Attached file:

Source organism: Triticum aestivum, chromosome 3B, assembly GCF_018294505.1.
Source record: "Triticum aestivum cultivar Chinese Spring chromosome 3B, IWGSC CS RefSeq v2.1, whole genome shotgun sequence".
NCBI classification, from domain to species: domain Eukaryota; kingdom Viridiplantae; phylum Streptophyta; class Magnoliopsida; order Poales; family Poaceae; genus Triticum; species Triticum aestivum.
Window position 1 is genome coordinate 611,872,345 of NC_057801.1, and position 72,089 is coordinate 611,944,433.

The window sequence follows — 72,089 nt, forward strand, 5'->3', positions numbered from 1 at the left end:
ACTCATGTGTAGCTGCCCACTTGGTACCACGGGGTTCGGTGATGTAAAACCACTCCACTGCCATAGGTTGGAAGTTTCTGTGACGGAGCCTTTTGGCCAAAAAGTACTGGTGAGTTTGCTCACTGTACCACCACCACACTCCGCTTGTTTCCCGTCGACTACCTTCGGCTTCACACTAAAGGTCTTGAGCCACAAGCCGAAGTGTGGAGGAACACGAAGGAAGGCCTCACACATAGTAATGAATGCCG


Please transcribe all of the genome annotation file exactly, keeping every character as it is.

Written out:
Source organism: Triticum aestivum, chromosome 3B, assembly GCF_018294505.1.
Source record: "Triticum aestivum cultivar Chinese Spring chromosome 3B, IWGSC CS RefSeq v2.1, whole genome shotgun sequence".
NCBI classification, from domain to species: domain Eukaryota; kingdom Viridiplantae; phylum Streptophyta; class Magnoliopsida; order Poales; family Poaceae; genus Triticum; species Triticum aestivum.
Window position 1 is genome coordinate 611,872,345 of NC_057801.1, and position 72,089 is coordinate 611,944,433.

The window sequence follows — 72,089 nt, forward strand, 5'->3', positions numbered from 1 at the left end:
ACTCATGTGTAGCTGCCCACTTGGTACCACGGGGTTCGGTGATGTAAAACCACTCCACTGCCATAGGTTGGAAGTTTCTGTGACGGAGCCTTTTGGCCAAAAAGTACTGGTGAGTTTGCTCACTGTACCACCACCACACTCCGCTTGTTTCCCGTCGACTACCTTCGGCTTCACACTAAAGGTCTTGAGCCACAAGCCGAAGTGTGGAGGAACACGAAGGAAGGCCTCACACATAGTAATGAATGCCG